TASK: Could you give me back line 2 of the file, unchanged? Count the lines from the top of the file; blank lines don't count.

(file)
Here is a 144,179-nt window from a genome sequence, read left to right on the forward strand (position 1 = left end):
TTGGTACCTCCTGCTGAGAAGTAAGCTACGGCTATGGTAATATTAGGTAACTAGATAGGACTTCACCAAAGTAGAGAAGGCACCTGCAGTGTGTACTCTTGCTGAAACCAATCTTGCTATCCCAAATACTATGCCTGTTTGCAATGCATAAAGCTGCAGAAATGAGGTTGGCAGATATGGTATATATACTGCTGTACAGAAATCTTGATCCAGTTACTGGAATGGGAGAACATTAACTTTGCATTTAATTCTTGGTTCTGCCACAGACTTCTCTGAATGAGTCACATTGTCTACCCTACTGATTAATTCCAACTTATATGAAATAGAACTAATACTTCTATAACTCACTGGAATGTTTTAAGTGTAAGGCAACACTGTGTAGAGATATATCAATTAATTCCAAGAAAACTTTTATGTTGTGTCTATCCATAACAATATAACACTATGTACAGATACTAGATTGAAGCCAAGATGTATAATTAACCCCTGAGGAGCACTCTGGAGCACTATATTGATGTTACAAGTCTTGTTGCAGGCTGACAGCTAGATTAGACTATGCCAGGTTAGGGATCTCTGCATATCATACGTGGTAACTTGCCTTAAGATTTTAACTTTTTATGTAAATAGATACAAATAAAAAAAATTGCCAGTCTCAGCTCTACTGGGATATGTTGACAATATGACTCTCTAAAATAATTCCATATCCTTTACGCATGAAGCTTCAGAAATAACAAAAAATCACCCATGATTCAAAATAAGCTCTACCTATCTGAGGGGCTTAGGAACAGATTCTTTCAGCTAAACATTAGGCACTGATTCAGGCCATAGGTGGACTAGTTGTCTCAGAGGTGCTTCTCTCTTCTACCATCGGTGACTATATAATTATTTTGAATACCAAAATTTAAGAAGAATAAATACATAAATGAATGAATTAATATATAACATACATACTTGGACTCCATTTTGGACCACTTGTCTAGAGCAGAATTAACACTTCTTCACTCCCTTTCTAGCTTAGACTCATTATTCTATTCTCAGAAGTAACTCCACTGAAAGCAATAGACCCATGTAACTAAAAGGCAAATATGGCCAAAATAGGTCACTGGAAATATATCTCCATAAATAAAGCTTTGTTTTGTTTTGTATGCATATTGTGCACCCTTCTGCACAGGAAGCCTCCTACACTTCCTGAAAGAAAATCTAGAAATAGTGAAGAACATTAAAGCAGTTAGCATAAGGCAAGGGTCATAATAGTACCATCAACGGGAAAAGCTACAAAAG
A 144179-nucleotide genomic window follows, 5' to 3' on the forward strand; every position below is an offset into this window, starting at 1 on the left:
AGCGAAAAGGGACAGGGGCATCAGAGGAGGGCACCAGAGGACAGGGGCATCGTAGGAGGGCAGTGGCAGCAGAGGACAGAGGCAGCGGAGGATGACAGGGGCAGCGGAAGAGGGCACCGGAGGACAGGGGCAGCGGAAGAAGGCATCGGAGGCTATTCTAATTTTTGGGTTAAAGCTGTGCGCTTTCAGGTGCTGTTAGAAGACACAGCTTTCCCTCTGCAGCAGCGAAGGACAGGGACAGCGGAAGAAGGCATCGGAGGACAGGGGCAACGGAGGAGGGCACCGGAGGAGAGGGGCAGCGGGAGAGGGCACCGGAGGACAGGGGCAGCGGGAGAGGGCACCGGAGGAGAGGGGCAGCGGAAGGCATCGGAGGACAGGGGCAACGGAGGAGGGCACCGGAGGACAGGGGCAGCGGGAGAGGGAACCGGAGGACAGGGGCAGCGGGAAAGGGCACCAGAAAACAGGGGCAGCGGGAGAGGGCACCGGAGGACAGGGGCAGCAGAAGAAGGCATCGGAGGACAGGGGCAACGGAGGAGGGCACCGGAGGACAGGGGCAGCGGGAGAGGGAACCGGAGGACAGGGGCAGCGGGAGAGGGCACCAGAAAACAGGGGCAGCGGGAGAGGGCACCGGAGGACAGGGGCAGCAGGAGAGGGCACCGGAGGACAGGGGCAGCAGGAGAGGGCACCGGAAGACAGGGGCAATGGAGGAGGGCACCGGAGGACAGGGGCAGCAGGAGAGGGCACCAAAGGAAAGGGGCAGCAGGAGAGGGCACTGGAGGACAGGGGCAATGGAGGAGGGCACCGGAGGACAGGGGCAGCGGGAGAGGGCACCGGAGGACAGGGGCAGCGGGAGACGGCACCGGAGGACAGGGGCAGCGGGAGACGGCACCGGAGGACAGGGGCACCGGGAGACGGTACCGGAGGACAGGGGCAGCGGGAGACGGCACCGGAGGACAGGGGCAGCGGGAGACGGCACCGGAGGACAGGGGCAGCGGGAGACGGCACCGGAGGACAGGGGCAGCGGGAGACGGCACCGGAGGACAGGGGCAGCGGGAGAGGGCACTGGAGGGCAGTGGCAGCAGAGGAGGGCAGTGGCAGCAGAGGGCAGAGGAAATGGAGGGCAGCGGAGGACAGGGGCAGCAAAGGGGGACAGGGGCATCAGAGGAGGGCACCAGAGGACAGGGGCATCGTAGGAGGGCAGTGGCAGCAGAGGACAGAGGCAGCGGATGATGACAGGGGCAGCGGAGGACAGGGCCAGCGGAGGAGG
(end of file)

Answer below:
TTGGTACCTCCTGCTGAGAAGTAAGCTACGGCTATGGTAATATTAGGTAACTAGATAGGACTTCACCAAAGTAGAGAAGGCACCTGCAGTGTGTACTCTTGCTGAAACCAATCTTGCTATCCCAAATACTATGCCTGTTTGCAATGCATAAAGCTGCAGAAATGAGGTTGGCAGATATGGTATATATACTGCTGTACAGAAATCTTGATCCAGTTACTGGAATGGGAGAACATTAACTTTGCATTTAATTCTTGGTTCTGCCACAGACTTCTCTGAATGAGTCACATTGTCTACCCTACTGATTAATTCCAACTTATATGAAATAGAACTAATACTTCTATAACTCACTGGAATGTTTTAAGTGTAAGGCAACACTGTGTAGAGATATATCAATTAATTCCAAGAAAACTTTTATGTTGTGTCTATCCATAACAATATAACACTATGTACAGATACTAGATTGAAGCCAAGATGTATAATTAACCCCTGAGGAGCACTCTGGAGCACTATATTGATGTTACAAGTCTTGTTGCAGGCTGACAGCTAGATTAGACTATGCCAGGTTAGGGATCTCTGCATATCATACGTGGTAACTTGCCTTAAGATTTTAACTTTTTATGTAAATAGATACAAATAAAAAAAATTGCCAGTCTCAGCTCTACTGGGATATGTTGACAATATGACTCTCTAAAATAATTCCATATCCTTTACGCATGAAGCTTCAGAAATAACAAAAAATCACCCATGATTCAAAATAAGCTCTACCTATCTGAGGGGCTTAGGAACAGATTCTTTCAGCTAAACATTAGGCACTGATTCAGGCCATAGGTGGACTAGTTGTCTCAGAGGTGCTTCTCTCTTCTACCATCGGTGACTATATAATTATTTTGAATACCAAAATTTAAGAAGAATAAATACATAAATGAATGAATTAATATATAACATACATACTTGGACTCCATTTTGGACCACTTGTCTAGAGCAGAATTAACACTTCTTCACTCCCTTTCTAGCTTAGACTCATTATTCTATTCTCAGAAGTAACTCCACTGAAAGCAATAGACCCATGTAACTAAAAGGCAAATATGGCCAAAATAGGTCACTGGAAATATATCTCCATAAATAAAGCTTTGTTTTGTTTTGTATGCATATTGTGCACCCTTCTGCACAGGAAGCCTCCTACACTTCCTGAAAGAAAATCTAGAAATAGTGAAGAACATTAAAGCAGTTAGCATAAGGCAAGGGTCATAATAGTACCATCAACGGGAAAAGCTACAAAAG